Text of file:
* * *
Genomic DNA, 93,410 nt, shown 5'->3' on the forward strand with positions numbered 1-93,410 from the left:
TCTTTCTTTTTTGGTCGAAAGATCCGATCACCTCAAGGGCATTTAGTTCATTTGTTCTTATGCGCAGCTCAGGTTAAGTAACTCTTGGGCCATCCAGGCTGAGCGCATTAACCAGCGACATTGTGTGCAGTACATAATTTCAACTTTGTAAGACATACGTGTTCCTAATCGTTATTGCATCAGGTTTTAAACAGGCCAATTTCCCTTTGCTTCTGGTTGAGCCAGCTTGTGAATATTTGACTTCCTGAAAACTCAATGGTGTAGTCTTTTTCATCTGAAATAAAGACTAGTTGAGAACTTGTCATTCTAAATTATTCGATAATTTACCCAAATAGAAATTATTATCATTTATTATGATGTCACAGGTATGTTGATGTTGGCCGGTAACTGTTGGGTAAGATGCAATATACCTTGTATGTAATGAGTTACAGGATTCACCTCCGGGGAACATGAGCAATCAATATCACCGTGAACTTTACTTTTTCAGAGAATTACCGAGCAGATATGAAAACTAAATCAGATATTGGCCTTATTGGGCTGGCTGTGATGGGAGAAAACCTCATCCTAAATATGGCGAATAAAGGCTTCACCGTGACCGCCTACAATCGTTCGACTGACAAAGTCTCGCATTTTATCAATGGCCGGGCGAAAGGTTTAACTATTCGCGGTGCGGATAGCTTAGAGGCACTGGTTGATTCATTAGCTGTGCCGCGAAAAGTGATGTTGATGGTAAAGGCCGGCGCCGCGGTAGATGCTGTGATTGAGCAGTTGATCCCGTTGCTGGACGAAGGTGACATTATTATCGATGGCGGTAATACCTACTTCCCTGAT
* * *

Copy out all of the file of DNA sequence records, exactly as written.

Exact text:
Genomic DNA, 93,410 nt, shown 5'->3' on the forward strand with positions numbered 1-93,410 from the left:
TCTTTCTTTTTTGGTCGAAAGATCCGATCACCTCAAGGGCATTTAGTTCATTTGTTCTTATGCGCAGCTCAGGTTAAGTAACTCTTGGGCCATCCAGGCTGAGCGCATTAACCAGCGACATTGTGTGCAGTACATAATTTCAACTTTGTAAGACATACGTGTTCCTAATCGTTATTGCATCAGGTTTTAAACAGGCCAATTTCCCTTTGCTTCTGGTTGAGCCAGCTTGTGAATATTTGACTTCCTGAAAACTCAATGGTGTAGTCTTTTTCATCTGAAATAAAGACTAGTTGAGAACTTGTCATTCTAAATTATTCGATAATTTACCCAAATAGAAATTATTATCATTTATTATGATGTCACAGGTATGTTGATGTTGGCCGGTAACTGTTGGGTAAGATGCAATATACCTTGTATGTAATGAGTTACAGGATTCACCTCCGGGGAACATGAGCAATCAATATCACCGTGAACTTTACTTTTTCAGAGAATTACCGAGCAGATATGAAAACTAAATCAGATATTGGCCTTATTGGGCTGGCTGTGATGGGAGAAAACCTCATCCTAAATATGGCGAATAAAGGCTTCACCGTGACCGCCTACAATCGTTCGACTGACAAAGTCTCGCATTTTATCAATGGCCGGGCGAAAGGTTTAACTATTCGCGGTGCGGATAGCTTAGAGGCACTGGTTGATTCATTAGCTGTGCCGCGAAAAGTGATGTTGATGGTAAAGGCCGGCGCCGCGGTAGATGCTGTGATTGAGCAGTTGATCCCGTTGCTGGACGAAGGTGACATTATTATCGATGGCGGTAATACCTACTTCCCTGAT